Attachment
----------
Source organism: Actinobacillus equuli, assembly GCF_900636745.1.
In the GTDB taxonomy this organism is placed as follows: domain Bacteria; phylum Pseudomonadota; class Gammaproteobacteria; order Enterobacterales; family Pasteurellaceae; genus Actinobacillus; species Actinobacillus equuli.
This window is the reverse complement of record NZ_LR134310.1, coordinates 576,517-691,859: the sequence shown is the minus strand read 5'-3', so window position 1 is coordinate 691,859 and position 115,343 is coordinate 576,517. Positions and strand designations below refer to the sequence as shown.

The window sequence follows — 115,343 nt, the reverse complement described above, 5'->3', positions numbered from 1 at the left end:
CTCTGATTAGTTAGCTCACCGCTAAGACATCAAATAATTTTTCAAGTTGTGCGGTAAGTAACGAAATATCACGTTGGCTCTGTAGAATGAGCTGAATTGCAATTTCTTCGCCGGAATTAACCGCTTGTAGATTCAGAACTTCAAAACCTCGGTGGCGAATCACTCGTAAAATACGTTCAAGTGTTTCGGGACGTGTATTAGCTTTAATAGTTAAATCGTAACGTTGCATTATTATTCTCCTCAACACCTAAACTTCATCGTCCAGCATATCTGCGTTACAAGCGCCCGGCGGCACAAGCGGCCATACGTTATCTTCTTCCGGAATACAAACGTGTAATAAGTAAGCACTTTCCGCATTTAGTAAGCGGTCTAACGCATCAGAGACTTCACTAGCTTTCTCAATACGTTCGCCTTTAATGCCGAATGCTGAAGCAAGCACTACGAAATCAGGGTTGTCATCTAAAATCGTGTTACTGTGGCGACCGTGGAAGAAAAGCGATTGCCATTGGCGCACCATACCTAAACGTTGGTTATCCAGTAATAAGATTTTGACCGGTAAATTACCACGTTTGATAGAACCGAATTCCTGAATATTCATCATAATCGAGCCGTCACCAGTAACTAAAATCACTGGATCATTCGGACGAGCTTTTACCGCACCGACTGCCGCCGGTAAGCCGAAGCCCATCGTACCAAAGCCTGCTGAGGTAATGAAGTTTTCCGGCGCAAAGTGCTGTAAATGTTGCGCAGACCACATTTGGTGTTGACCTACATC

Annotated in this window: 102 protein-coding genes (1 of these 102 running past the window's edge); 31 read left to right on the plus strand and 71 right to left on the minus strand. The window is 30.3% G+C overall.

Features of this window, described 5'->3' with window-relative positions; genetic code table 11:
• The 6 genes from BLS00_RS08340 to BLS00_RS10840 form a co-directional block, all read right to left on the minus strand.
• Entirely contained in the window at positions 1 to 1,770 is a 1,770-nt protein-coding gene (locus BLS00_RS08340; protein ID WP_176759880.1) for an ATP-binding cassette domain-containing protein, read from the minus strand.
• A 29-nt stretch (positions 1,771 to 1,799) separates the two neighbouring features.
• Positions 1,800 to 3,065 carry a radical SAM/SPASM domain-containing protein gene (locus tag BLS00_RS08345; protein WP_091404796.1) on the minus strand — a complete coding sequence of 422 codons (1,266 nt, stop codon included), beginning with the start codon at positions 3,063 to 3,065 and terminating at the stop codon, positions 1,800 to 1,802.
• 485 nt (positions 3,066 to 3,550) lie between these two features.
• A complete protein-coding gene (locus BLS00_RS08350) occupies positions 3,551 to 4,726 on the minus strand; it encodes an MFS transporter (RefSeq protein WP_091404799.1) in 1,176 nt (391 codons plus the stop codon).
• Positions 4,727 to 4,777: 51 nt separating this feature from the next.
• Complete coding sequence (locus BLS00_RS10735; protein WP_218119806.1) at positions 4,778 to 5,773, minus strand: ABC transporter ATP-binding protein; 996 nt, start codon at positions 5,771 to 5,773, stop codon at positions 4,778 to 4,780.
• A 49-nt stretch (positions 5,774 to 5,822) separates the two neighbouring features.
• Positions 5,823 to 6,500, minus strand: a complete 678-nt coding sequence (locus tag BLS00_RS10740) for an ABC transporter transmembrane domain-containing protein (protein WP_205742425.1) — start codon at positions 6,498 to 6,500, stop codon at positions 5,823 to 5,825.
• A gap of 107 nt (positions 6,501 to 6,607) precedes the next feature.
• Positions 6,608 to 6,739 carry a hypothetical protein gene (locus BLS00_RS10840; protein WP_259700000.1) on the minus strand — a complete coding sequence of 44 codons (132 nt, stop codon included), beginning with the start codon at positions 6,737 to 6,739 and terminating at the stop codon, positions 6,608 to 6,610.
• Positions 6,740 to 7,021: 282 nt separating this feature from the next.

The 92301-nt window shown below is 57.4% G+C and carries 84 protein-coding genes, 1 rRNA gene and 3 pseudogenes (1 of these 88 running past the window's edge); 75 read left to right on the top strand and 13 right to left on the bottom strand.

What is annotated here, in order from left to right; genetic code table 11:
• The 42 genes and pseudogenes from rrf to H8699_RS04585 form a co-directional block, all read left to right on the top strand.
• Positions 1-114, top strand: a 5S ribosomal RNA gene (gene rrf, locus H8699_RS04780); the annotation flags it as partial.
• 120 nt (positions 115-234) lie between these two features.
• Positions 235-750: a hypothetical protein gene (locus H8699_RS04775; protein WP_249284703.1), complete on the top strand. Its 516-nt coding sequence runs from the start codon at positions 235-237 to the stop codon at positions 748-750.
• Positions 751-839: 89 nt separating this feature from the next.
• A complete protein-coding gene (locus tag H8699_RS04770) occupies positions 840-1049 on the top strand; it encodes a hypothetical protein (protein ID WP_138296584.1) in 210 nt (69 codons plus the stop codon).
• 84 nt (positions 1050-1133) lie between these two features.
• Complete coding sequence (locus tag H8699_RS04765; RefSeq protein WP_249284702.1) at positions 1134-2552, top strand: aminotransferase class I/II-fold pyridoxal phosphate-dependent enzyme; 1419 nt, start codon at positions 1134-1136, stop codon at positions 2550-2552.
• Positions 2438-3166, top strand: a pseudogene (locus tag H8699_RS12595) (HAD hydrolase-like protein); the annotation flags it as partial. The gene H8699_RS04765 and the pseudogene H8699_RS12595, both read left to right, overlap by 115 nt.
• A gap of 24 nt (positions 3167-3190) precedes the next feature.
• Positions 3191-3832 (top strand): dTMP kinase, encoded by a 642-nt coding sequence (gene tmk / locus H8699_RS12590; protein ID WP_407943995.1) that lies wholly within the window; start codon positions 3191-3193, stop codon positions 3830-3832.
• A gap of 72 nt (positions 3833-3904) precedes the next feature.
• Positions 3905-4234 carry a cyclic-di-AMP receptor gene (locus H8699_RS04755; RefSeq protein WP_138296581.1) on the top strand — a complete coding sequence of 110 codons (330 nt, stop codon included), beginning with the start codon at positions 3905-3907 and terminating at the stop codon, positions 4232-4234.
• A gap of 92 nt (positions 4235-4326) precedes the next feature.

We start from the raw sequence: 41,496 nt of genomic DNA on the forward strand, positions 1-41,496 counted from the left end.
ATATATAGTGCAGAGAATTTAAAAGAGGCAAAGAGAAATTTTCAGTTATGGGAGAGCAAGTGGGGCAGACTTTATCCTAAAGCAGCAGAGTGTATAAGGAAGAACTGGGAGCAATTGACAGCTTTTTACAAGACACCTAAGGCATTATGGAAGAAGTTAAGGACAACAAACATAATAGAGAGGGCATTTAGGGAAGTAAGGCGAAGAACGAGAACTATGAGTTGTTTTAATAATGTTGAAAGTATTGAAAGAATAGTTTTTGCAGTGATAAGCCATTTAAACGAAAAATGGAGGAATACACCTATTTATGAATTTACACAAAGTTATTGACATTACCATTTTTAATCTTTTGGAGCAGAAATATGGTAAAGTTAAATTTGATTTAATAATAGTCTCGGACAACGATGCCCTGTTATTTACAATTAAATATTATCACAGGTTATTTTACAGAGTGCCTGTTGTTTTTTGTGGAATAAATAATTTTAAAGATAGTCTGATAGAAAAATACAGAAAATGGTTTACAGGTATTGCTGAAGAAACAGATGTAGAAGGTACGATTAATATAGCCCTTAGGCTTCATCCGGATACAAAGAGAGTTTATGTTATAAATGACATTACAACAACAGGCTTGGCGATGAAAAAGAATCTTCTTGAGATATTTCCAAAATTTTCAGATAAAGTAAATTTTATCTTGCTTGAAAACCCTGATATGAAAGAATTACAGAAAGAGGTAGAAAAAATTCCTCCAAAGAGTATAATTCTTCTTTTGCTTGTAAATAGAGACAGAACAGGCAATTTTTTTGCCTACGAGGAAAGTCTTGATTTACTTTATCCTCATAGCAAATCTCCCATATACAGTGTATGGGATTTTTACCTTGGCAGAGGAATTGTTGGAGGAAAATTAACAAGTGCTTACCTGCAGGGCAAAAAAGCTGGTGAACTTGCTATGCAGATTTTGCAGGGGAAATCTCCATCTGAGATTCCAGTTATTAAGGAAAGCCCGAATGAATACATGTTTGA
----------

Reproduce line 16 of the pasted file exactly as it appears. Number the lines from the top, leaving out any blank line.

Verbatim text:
• A 49-nt stretch (positions 5,774 to 5,822) separates the two neighbouring features.